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Applying to Graduate School

The American Chemical Society resources for undergraduates applying to graduate school.  Advice collected from 30 graduate students in the Department of Chemistry at the University of Michigan in February 2020 and January 2022.


Should I apply?

Know what you want in life, what careers you like to pursue, and whether grad school will help you with your goal. If you are having trouble finding a (career) goal, I would recommend choosing to do something else in the workforce until you have a better idea about why graduate school is necessary for what you want to do.

Graduate school teaches so much more than just researching in your field. It teaches you how to teach (if you have a GSI position), manage projects, balance responsibilities, and contribute to community in your program. When you apply to graduate school, I would encourage you to think about yourself as a well rounded person, student, community member, etc. and discuss how graduate school can help you develop as a researcher and student but also how you will contribute to the environment. You are important and you will make a difference in graduate school, if you choose to go.

PhD programs will pay you and are more helpful than masters in the field.


When do I apply?

Applications are due ~ December 1 for the following academic year.

You don't have to apply right away from undergrad. It is not a bad idea to do a post-bac or a gap year.  Start looking at schools and making a list of dates during the summer, so when applications open you’re already prepared. Ask your professors for recommendations early.


What should I do other than the application itself?

If you aren’t involved in undergraduate research yet, you need to do so as soon as possible. Prior research experience is expected at most programs, especially those which are highly ranked.

(Note: For finding Undergraduate Research at Michigan see: Cast your net wide. Know that you will get lots of “no’s.” Don’t take them personally.

Apply for summer research opportunities, as these tend to be the most fruitful and can even lead to publication (which will impress admissions committees and make you stand out from other applicants). Make having a publication your goal.

(Note: to find summer research, look at: i) Monday Updates; ii) NSF REU (National Science Foundation Research Experience for Undergraduates); iii) search these acronyms: NIH (National Institutes of Health), SURP (Summer Undergraduate Research Program), SPUR (Summer Program for Undergraduate Research), SIP (Summer Internship Program) 

Dive further into topics that you want to study, your coursework will only take you so far. Take control of your learning and start looking at academic journals and reading specialized textbooks.

Read as many papers as you can and keep track of the authors to see who does work you will be interested. Go to as many seminars as you can.

I would say that if applicants have the opportunity to participate in the Ronald E. McNair Postbaccalaureate Achievement Program, do it. It offers quite a bit of guidance on applying to graduate school.

(Maybe) take the GRE (Graduate Record Examination, most schools no longer require it.


Tips on the application process

Where should I apply?

I would talk to my undergraduate advisors sooner (research PI, class professors) about schools or professors they knew that I may be interested in working with. My undergraduate PI had a much deeper understanding of the network of other professors in his field than I did when I began looking for graduate schools, so I wish we had discussed the best options for me to look at sooner. This would also save me time looking at schools that maybe were not a good fit for me and get me right to the leaders in my field of interest.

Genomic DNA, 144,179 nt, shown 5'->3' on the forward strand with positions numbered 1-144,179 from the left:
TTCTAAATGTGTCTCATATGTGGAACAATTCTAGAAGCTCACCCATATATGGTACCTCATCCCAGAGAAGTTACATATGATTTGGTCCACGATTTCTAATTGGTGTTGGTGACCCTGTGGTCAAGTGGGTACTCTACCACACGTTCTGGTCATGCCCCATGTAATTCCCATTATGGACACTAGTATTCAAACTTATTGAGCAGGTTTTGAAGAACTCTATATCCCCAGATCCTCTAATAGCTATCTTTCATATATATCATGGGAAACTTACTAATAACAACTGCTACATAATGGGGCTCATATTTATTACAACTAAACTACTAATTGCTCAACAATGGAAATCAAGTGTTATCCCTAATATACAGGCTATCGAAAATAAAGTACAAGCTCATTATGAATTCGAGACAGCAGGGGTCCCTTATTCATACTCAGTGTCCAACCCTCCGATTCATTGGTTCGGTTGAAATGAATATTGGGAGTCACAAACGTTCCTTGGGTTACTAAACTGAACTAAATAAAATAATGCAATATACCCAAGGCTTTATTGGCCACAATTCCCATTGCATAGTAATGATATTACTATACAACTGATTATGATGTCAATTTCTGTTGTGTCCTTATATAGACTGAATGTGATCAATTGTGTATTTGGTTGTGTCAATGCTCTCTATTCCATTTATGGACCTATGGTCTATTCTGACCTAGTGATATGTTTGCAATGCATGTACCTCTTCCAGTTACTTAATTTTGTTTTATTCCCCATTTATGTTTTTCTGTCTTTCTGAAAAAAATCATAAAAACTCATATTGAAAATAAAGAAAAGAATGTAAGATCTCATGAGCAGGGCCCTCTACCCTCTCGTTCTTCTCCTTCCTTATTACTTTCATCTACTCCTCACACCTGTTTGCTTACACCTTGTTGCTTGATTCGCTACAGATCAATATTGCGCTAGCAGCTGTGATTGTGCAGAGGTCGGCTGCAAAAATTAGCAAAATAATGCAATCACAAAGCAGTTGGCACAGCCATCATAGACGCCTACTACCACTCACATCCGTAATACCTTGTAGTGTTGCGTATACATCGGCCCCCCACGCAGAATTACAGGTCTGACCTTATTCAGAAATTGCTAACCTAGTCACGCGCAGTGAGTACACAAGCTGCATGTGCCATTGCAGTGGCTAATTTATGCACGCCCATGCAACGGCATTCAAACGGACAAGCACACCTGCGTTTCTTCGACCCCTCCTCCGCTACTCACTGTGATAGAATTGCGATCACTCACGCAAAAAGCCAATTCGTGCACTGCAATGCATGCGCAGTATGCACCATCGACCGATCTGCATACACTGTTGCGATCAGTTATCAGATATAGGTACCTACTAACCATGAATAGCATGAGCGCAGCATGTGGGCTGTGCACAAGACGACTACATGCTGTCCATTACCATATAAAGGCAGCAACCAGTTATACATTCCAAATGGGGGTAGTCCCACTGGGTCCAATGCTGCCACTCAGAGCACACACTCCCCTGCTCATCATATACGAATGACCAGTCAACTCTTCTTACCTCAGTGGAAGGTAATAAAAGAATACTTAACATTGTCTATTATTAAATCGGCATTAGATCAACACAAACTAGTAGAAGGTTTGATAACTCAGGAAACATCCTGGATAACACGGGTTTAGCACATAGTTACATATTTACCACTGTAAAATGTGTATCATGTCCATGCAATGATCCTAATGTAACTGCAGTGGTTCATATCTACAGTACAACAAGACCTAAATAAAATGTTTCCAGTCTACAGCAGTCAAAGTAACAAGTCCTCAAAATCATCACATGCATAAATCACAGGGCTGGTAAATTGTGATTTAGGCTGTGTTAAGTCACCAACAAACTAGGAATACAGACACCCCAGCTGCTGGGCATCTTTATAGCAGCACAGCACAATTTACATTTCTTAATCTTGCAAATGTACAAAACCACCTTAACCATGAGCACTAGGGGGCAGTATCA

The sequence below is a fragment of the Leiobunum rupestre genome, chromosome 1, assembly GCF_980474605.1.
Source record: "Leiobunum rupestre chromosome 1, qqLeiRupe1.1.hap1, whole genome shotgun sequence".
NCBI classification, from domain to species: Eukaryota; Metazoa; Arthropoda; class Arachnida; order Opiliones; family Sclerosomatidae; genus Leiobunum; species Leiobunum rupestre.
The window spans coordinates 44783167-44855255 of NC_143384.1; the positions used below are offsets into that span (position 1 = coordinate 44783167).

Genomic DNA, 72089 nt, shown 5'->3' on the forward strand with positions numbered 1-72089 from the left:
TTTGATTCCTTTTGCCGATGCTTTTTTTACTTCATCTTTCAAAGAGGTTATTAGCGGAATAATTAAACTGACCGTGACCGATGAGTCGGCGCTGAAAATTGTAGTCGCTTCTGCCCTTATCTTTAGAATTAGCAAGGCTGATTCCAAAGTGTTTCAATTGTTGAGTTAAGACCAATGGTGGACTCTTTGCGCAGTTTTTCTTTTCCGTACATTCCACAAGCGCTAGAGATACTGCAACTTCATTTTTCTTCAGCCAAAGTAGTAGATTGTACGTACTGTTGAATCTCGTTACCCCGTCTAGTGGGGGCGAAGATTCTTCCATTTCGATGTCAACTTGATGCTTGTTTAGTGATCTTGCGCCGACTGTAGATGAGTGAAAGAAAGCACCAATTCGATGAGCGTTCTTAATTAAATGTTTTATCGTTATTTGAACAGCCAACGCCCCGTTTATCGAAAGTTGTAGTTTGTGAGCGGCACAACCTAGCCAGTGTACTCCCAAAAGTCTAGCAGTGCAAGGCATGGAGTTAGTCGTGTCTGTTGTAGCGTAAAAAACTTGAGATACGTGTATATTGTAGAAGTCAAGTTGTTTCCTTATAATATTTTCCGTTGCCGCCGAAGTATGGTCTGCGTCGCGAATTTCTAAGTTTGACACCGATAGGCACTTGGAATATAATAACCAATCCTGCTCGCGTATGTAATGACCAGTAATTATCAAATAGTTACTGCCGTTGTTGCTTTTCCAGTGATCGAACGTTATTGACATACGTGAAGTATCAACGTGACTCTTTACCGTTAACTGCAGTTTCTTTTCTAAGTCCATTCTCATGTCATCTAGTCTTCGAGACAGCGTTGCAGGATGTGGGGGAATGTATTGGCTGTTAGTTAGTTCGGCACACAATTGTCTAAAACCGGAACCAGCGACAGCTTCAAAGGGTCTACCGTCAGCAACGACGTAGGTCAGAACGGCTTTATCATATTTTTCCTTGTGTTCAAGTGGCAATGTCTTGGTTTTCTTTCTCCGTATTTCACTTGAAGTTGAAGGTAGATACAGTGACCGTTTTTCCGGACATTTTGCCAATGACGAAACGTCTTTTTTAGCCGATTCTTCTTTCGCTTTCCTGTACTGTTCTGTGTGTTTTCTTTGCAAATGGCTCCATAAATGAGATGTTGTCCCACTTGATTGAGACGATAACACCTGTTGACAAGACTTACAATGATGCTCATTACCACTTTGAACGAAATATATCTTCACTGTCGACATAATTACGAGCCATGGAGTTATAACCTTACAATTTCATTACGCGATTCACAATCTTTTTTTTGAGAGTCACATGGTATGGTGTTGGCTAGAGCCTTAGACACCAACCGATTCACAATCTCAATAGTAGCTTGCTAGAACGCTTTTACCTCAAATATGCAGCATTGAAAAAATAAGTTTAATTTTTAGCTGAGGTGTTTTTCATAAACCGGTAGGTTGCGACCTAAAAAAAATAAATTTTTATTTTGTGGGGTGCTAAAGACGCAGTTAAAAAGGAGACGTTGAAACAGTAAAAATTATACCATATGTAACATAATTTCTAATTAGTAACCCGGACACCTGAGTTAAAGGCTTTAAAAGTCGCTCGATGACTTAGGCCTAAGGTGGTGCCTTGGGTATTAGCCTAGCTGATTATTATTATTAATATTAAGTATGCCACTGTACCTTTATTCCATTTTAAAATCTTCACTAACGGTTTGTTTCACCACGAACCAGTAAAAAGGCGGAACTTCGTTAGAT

Do some research about your schools before applying to them! Spend the summer before you apply researching programs, research advisors, stipend packages, etc. If you're unsure about a program, email some of the graduate students at that program to ask them what it's like.

Try to have a several research topics which strongly interest you. Search for schools with programs and potential advisors in line with your interests is a good place to look to see if your GRE, GPA, and other things match up with others who have been accepted in the program previously.

Do not apply to too many schools. One suggestion was to apply to 2-3 top schools, 2-3 mid-tier schools, and 2 schools you feel certain you will be admitted to.

Only apply to schools that have at least three professors that you could see yourself working under.

And most importantly only apply to schools you actually want to go to!


Personal Statement

Start writing drafts of your application letters/SOPs several months before the deadline.

The personal statement is not where you talk about your experiences that have gotten you to this point, rather how research has given you the tools to pursue a graduate career.

Grades/GRE scores aren’t as important if you can explain what circumstances you were in etc.

I wish I knew that I could have been a little more proud of my accomplishments when writing my grad school applications. What I mean is, I could have said things like: hard-working, attentive to detail, quick learner, etc. Even though it may sound conceited, all of those qualities make me the researcher/grad student/instructor that I am! Make sure the graduate school committee really gets to know you through your application.

Get everyone you can to read over your personal statement; advisors, friends, other professors. It is super useful to have anyone writing a rec letter read personal statements as well.

Don't recycle whole essays, make sure that you are writing specifically for schools and programs that you want to go to. Include names of professors whose work you are interested and if you want to go so far cite the particular articles that interested you.

Make sure to start early; I found doing one application a weekend was a good pace for me personally.